The political pressure, the boycott, and the intensified and critical media coverage made Shell change its plans on June 20, 1995. The company decided not to dump the oil-drilling platform, and at the same time declared that it would try to find a land-based and more acceptable solution to the problem.

In November 1996, Shell entered into a dialogue with selected organizations, including Greenpeace. This process was carried out in the UK, Denmark, the Netherlands, and Germany. In January 1998, Shell presented a new proposal to use Brent Spar as foundation for the enlargement of the harbour in Mekjarvik in Norway. The proposal was accepted by the British government in August 1998, and in Lisbon in July 1998, the OSPAR-Convention decided a general ban on the dumping of oil-drilling platforms in the Northeast Atlantic with a few, well-defined exceptions.

A CONTENT ANALYSIS OF THE DANISH MASS MEDIA’S COVERAGE OF THE BRENT SPAR CONFLICT

In order to understand how the Brent Spar conflict in fact was recast by the Danish mass media, microfilms of all relevant story-lines communicated by seven daily national newspapers during the month of June 1995 have been analysed. It was also the intention to include the news-programmes from the two national TV-channels, DR1 and TV2, as well as the National Radio Broadcasting Company, DR. However, it has not been possible to get access to the archives. Therefore, only the following national daily newspapers have been included in the study: Morgenavisen Jyllandsposten, Det Fri Aktuelt, Politiken, Berlingske Tidende, Information, B.T., and Ekstrabladet.

A DISCOURSE ANALYSIS OF THE BRENT SPAR CONFLICT AS RECAST BY THE DANISH MASS MEDIA.

Morgenavisen Jyllandsposten, Denmark’s biggest daily newspaper with a liberal political orientation, enters the Brent Spar discourse by presenting the agenda of Shell and the British Ministry of Environmental Affairs. One week later the agenda of Greenpeace is communicated, and in Mid-June, the story-lines are increasingly framed by Greenpeace and politicians who support the agenda of the interest organization. Now, Shell is mainly positioned as an environmental perpetrator, and Danish and foreign politicians as responsible environmental problem-solvers.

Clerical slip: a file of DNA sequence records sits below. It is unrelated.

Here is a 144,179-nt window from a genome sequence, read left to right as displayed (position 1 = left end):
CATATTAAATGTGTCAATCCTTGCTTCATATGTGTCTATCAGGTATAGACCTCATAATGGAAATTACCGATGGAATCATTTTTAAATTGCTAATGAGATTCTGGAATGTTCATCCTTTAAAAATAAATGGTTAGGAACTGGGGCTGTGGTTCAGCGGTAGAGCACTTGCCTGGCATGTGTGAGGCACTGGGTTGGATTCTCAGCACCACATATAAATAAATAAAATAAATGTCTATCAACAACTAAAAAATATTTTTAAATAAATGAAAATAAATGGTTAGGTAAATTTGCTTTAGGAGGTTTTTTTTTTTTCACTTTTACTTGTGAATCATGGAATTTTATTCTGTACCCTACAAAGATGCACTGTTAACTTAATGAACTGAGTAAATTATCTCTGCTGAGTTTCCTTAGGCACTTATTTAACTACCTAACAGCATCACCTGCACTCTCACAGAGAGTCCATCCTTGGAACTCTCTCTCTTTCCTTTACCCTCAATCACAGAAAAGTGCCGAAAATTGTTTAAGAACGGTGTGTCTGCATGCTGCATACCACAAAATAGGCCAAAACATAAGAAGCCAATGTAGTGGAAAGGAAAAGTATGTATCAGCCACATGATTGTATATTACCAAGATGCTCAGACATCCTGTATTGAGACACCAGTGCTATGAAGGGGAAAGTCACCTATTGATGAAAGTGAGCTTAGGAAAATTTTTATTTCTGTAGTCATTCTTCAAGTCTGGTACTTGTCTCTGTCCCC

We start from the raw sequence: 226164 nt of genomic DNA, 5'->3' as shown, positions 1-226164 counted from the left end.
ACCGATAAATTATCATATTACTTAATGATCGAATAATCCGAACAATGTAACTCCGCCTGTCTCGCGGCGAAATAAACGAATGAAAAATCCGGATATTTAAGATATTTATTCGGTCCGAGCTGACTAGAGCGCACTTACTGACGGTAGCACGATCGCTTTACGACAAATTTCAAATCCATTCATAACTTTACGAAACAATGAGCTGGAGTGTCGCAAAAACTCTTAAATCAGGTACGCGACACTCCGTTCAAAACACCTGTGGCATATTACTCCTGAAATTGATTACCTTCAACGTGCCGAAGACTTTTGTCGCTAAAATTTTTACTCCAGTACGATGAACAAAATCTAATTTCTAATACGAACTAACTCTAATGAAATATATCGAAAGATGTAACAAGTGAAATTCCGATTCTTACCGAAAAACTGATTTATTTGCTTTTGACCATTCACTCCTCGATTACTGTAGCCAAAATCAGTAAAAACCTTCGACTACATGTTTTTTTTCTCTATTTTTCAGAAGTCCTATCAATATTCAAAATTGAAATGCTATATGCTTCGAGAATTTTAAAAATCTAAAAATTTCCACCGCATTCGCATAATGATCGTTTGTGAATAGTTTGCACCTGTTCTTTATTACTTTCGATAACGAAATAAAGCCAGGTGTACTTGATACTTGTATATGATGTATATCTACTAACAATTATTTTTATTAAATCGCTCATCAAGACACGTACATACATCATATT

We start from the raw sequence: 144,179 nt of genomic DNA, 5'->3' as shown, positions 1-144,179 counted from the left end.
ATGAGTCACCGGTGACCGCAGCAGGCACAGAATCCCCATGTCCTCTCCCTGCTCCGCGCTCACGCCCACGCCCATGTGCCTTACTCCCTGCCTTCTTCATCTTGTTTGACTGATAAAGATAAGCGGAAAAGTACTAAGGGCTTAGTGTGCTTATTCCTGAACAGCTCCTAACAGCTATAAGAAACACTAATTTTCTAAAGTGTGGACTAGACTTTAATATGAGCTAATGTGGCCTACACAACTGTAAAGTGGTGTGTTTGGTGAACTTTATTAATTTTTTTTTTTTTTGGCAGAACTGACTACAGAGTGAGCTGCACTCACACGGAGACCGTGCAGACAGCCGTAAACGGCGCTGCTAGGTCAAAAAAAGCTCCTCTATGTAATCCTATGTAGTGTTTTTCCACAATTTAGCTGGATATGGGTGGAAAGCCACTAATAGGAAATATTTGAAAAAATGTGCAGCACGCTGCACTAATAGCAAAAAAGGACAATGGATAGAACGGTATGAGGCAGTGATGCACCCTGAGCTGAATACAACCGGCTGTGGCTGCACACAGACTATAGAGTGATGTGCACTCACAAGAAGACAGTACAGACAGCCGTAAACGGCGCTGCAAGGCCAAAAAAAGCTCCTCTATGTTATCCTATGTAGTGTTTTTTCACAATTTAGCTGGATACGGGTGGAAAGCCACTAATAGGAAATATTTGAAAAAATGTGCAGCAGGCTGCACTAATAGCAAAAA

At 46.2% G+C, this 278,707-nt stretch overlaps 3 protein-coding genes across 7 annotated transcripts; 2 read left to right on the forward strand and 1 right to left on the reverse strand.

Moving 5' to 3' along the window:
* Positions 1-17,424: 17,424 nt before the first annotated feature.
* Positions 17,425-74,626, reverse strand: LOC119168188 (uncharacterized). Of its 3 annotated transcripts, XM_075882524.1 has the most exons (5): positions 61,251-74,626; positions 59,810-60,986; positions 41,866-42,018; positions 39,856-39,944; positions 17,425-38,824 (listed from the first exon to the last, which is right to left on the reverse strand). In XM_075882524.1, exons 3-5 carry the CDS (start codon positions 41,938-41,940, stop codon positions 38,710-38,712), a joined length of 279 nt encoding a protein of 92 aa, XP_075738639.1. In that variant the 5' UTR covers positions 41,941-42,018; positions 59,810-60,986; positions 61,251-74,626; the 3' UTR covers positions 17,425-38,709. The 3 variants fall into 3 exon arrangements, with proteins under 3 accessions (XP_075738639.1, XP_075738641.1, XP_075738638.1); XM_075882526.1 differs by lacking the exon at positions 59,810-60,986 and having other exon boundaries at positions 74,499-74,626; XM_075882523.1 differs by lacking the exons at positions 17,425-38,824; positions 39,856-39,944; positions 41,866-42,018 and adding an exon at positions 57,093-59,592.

After Shell has given in to the Greenpeace action, to protests especially from Denmark, Germany, and the Netherlands which was the headline on June 21, the conflict starts to get framed by the agenda of a new coalition constituted by the Consumers’ Council and some scientists from a private research institute. According to the president of the Consumers’ Council the individual consumer does not understand that Shell, after having earned a lot of money on oil, is not willing to clean up afterwards. She foresees that in the future the consumer will play a more important part when it comes to bringing firms on their right course. If other firms behave like Shell, they will be treated in the same way.

The discourse of the Brent Spar conflict as recast by Morgenavisen Jyllandsposten is concluded on June 25 by the story-line "the political attitude of the consumer will determine future shopping behaviour ". The Consumers’ Council emphasizes that the Danish industry acts in a stupid and short-sighted way by ignoring that an increasing number of buying decisions are based on environmental and political attitudes. The story-line is followed by the prediction that both the ecological trend and the consumers’ boycott of Shell are unmistakable examples which will be more numerous in the future. In continuation of this prediction two researchers from the private Institute of Futurology forecast that political signals of te consumers are warnings to the politicians that they have moved too far away from the people they represent (25.06.95).

Det Fri Aktuelt, which is Denmark’s sixth biggest daily newspaper with a Social Democratic political orientation, enters the Brent Spar discourse on June 17. Three days later, the Brent Spar conflict is unambiguously framed in the leading article which emphasizes that "the sea is no waste disposal site, and that Shell is the main problem because the organization is a bad example for the consumers and the business firms. Therefore, our urge is clear: Boycott Shell. The sooner the credit cards are returned, the easier it is for Shell to realize that they are on the wrong course".

The same day it is communicated that it is now up to the consumers to decide in the Brent Spar conflict. The readers are told that the political consumer is on her way, and this point of view is supported with statements from a researcher from the Copenhagen Business School.

The following day the newspaper brings a so-called analysis under the headline "Shell crushed by consumer power". The story-line maintains that even if a decisive document has turned up in London which demonstrates that Brent Spar should be beached, it is the consumer boycotts in Germany, Denmark, and the Netherlands that have resulted in a victory for the environment.